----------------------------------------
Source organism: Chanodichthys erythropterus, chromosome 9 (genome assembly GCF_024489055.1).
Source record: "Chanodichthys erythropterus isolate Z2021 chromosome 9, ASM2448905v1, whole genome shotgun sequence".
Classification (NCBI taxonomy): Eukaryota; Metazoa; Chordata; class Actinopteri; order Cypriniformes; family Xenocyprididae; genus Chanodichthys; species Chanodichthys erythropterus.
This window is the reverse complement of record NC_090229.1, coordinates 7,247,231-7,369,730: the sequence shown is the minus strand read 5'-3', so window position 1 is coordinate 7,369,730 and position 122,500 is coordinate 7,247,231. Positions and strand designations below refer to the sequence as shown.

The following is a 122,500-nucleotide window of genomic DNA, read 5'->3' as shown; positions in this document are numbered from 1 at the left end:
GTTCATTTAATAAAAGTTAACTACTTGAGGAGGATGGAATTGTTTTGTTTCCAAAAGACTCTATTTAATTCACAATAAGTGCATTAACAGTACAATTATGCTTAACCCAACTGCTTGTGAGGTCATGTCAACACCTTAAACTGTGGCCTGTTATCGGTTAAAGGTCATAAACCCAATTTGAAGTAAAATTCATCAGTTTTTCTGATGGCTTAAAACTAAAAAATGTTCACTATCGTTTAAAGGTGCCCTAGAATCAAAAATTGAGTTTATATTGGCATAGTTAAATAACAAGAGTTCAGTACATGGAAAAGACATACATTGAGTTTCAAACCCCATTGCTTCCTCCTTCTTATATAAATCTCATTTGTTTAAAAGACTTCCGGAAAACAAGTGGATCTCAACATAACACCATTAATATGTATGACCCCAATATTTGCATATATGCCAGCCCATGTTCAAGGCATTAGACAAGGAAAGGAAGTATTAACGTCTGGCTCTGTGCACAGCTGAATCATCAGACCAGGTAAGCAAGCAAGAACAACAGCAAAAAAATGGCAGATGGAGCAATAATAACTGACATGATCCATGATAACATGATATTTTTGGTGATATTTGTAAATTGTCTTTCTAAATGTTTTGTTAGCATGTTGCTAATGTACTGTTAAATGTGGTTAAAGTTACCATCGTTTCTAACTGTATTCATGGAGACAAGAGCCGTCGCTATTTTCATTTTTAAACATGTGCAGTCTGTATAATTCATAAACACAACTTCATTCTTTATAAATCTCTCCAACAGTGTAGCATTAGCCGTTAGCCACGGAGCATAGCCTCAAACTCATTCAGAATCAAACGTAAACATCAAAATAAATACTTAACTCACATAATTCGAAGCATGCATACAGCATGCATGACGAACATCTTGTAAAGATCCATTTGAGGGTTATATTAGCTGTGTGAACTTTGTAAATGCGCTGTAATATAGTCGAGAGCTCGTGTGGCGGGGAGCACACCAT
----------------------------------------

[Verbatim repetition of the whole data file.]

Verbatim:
Source organism: Chanodichthys erythropterus, chromosome 9 (genome assembly GCF_024489055.1).
Source record: "Chanodichthys erythropterus isolate Z2021 chromosome 9, ASM2448905v1, whole genome shotgun sequence".
Classification (NCBI taxonomy): Eukaryota; Metazoa; Chordata; class Actinopteri; order Cypriniformes; family Xenocyprididae; genus Chanodichthys; species Chanodichthys erythropterus.
This window is the reverse complement of record NC_090229.1, coordinates 7,247,231-7,369,730: the sequence shown is the minus strand read 5'-3', so window position 1 is coordinate 7,369,730 and position 122,500 is coordinate 7,247,231. Positions and strand designations below refer to the sequence as shown.

The following is a 122,500-nucleotide window of genomic DNA, read 5'->3' as shown; positions in this document are numbered from 1 at the left end:
GTTCATTTAATAAAAGTTAACTACTTGAGGAGGATGGAATTGTTTTGTTTCCAAAAGACTCTATTTAATTCACAATAAGTGCATTAACAGTACAATTATGCTTAACCCAACTGCTTGTGAGGTCATGTCAACACCTTAAACTGTGGCCTGTTATCGGTTAAAGGTCATAAACCCAATTTGAAGTAAAATTCATCAGTTTTTCTGATGGCTTAAAACTAAAAAATGTTCACTATCGTTTAAAGGTGCCCTAGAATCAAAAATTGAGTTTATATTGGCATAGTTAAATAACAAGAGTTCAGTACATGGAAAAGACATACATTGAGTTTCAAACCCCATTGCTTCCTCCTTCTTATATAAATCTCATTTGTTTAAAAGACTTCCGGAAAACAAGTGGATCTCAACATAACACCATTAATATGTATGACCCCAATATTTGCATATATGCCAGCCCATGTTCAAGGCATTAGACAAGGAAAGGAAGTATTAACGTCTGGCTCTGTGCACAGCTGAATCATCAGACCAGGTAAGCAAGCAAGAACAACAGCAAAAAAATGGCAGATGGAGCAATAATAACTGACATGATCCATGATAACATGATATTTTTGGTGATATTTGTAAATTGTCTTTCTAAATGTTTTGTTAGCATGTTGCTAATGTACTGTTAAATGTGGTTAAAGTTACCATCGTTTCTAACTGTATTCATGGAGACAAGAGCCGTCGCTATTTTCATTTTTAAACATGTGCAGTCTGTATAATTCATAAACACAACTTCATTCTTTATAAATCTCTCCAACAGTGTAGCATTAGCCGTTAGCCACGGAGCATAGCCTCAAACTCATTCAGAATCAAACGTAAACATCAAAATAAATACTTAACTCACATAATTCGAAGCATGCATACAGCATGCATGACGAACATCTTGTAAAGATCCATTTGAGGGTTATATTAGCTGTGTGAACTTTGTAAATGCGCTGTAATATAGTCGAGAGCTCGTGTGGCGGGGAGCACACCAT